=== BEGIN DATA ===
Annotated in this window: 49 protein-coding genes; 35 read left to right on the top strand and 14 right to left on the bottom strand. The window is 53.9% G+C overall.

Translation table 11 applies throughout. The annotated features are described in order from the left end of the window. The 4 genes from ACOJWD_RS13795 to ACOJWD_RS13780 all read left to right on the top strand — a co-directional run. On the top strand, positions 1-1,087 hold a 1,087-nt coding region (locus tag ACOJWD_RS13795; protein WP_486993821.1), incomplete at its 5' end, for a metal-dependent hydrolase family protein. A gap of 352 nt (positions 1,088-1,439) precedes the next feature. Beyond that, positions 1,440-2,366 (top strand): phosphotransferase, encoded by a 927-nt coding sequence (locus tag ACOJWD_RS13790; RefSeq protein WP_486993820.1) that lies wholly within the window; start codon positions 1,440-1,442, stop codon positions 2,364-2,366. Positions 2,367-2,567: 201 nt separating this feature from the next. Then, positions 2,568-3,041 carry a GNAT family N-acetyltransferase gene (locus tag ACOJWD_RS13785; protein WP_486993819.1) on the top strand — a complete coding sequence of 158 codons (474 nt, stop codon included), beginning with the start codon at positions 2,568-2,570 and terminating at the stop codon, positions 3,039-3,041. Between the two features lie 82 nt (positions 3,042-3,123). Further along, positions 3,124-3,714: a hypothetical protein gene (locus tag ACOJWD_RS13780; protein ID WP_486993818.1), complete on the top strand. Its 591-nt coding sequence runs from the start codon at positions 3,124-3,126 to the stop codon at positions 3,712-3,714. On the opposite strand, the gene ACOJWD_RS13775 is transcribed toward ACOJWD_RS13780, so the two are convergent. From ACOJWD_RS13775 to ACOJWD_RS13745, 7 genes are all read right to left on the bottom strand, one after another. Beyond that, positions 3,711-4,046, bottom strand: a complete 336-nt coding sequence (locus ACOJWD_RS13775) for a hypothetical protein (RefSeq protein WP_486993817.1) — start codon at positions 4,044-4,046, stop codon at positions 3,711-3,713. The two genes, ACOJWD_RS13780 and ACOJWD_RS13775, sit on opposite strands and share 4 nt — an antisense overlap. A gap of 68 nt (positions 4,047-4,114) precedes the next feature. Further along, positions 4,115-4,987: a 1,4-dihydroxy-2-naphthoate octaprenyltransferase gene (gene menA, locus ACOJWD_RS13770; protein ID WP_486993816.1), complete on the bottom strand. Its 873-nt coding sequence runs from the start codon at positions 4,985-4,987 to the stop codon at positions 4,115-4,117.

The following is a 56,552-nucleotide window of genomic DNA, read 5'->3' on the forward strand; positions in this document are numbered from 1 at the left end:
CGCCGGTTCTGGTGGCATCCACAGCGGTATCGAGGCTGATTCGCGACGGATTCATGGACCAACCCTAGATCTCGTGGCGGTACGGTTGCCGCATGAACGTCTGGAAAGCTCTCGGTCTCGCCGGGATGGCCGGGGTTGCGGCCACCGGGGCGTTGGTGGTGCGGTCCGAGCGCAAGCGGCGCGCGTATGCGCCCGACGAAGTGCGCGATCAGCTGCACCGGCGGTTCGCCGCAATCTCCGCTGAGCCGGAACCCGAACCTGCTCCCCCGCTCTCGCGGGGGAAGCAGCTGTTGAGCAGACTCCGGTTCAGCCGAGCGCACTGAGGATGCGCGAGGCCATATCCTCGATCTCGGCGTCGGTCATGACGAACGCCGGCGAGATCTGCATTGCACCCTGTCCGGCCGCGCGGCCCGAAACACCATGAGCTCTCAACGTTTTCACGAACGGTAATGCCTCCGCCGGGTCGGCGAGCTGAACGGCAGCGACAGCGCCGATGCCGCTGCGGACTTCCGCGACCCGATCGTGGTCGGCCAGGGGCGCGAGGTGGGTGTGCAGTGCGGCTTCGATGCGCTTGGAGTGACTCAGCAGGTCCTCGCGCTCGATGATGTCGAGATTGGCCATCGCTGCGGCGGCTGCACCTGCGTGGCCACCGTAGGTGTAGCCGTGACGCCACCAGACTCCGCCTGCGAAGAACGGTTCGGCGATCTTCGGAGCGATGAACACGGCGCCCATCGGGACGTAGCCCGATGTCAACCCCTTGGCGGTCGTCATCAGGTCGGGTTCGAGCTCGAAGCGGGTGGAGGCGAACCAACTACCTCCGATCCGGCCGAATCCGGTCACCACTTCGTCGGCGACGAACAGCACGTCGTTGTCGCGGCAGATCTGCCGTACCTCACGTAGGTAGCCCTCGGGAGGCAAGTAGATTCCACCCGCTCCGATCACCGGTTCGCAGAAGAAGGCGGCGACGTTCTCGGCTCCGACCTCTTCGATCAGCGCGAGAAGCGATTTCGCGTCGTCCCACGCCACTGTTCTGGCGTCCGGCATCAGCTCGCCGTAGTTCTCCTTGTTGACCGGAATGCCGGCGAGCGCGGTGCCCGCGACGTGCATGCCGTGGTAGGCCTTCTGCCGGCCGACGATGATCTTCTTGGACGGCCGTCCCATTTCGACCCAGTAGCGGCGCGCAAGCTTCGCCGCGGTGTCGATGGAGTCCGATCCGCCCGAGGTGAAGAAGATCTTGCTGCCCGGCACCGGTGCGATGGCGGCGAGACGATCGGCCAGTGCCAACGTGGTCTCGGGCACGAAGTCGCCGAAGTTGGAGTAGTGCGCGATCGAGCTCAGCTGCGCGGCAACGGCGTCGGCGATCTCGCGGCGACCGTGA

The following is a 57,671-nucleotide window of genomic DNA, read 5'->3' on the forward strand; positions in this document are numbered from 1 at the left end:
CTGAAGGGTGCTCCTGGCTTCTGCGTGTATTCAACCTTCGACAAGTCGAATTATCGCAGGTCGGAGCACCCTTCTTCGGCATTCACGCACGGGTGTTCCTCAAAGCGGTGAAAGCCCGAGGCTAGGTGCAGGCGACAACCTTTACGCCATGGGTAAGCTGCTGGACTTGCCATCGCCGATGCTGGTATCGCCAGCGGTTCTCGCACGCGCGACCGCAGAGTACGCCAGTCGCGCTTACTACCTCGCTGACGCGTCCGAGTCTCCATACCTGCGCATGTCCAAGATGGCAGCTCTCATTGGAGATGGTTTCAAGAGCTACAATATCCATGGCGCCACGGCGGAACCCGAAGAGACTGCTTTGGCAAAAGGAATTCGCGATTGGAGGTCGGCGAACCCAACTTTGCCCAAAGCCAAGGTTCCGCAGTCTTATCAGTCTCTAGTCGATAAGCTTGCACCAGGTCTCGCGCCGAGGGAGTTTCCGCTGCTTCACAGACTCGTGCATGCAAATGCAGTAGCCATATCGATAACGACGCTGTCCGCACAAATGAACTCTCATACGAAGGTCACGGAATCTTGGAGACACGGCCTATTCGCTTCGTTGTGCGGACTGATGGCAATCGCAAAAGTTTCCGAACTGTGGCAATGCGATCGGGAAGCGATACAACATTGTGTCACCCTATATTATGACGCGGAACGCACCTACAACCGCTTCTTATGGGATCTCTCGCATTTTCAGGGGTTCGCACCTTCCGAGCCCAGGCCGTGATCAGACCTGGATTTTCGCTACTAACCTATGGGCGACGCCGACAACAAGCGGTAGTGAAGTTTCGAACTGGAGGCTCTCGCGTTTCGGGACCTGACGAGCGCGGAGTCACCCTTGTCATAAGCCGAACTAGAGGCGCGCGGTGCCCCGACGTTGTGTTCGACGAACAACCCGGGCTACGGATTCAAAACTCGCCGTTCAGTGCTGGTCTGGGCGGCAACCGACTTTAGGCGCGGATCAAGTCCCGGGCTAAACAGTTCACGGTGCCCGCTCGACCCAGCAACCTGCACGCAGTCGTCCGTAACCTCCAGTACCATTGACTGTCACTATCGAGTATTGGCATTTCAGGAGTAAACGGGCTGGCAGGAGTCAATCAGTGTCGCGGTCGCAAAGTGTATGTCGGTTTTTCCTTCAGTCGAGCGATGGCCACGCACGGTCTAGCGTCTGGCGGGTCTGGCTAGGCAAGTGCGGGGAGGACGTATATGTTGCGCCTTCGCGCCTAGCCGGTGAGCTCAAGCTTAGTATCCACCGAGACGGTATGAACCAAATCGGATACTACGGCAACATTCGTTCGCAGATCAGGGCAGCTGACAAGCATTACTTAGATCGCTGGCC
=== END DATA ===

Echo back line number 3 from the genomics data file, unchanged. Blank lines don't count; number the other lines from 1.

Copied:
The following is a 56,552-nucleotide window of genomic DNA, read 5'->3' on the forward strand; positions in this document are numbered from 1 at the left end: